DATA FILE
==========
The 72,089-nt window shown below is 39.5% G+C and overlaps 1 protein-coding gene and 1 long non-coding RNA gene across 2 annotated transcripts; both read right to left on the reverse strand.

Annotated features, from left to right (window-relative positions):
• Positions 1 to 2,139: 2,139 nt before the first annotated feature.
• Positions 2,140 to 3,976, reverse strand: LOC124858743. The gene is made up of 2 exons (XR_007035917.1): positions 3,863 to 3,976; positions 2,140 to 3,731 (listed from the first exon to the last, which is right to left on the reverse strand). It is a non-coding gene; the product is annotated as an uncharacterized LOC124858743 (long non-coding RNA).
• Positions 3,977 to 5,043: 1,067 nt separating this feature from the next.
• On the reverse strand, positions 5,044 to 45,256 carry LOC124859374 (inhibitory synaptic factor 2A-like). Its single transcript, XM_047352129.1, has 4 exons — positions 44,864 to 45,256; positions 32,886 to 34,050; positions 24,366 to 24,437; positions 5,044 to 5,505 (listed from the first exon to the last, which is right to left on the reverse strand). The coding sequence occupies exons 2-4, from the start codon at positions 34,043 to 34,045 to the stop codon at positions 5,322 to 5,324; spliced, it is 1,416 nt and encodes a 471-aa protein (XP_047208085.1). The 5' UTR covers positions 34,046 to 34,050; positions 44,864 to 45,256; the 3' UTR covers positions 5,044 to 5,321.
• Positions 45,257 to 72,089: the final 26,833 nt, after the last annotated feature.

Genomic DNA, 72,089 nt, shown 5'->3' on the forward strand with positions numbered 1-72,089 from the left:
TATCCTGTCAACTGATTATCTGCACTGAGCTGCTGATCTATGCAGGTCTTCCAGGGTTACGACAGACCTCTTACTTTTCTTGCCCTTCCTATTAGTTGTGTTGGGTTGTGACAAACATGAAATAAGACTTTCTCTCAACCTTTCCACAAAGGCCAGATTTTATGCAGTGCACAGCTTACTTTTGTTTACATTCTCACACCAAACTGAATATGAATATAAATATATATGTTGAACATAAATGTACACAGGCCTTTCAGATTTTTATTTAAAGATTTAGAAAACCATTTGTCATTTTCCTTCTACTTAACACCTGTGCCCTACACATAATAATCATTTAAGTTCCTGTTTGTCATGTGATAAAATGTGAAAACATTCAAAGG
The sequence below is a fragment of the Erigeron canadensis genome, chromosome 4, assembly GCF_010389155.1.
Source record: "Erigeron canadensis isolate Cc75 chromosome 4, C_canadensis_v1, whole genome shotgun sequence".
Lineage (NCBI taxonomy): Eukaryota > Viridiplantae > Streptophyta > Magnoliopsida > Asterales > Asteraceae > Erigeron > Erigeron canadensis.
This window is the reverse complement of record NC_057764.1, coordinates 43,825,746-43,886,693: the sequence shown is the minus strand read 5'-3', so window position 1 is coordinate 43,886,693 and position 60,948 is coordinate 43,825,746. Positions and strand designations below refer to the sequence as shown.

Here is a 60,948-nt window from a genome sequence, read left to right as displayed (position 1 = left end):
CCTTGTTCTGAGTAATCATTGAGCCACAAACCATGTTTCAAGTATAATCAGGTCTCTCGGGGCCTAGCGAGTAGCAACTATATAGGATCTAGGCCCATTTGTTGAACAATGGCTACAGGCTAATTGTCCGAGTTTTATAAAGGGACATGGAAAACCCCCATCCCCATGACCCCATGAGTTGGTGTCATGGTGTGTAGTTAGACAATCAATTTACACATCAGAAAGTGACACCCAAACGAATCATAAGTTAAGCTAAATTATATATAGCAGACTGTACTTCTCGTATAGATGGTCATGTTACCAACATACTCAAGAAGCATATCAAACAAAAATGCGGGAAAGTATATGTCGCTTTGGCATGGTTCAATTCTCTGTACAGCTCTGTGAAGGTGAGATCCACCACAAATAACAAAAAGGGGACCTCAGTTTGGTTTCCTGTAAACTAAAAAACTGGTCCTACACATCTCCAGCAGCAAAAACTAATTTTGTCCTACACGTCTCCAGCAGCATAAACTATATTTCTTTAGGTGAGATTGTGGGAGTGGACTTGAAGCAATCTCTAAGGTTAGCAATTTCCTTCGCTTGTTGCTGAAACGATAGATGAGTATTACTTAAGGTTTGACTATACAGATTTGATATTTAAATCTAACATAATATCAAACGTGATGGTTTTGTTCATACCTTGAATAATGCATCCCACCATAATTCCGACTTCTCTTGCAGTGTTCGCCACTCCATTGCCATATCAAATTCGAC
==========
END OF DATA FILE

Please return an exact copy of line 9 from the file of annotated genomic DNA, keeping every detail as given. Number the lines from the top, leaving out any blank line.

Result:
TATCCTGTCAACTGATTATCTGCACTGAGCTGCTGATCTATGCAGGTCTTCCAGGGTTACGACAGACCTCTTACTTTTCTTGCCCTTCCTATTAGTTGTGTTGGGTTGTGACAAACATGAAATAAGACTTTCTCTCAACCTTTCCACAAAGGCCAGATTTTATGCAGTGCACAGCTTACTTTTGTTTACATTCTCACACCAAACTGAATATGAATATAAATATATATGTTGAACATAAATGTACACAGGCCTTTCAGATTTTTATTTAAAGATTTAGAAAACCATTTGTCATTTTCCTTCTACTTAACACCTGTGCCCTACACATAATAATCATTTAAGTTCCTGTTTGTCATGTGATAAAATGTGAAAACATTCAAAGG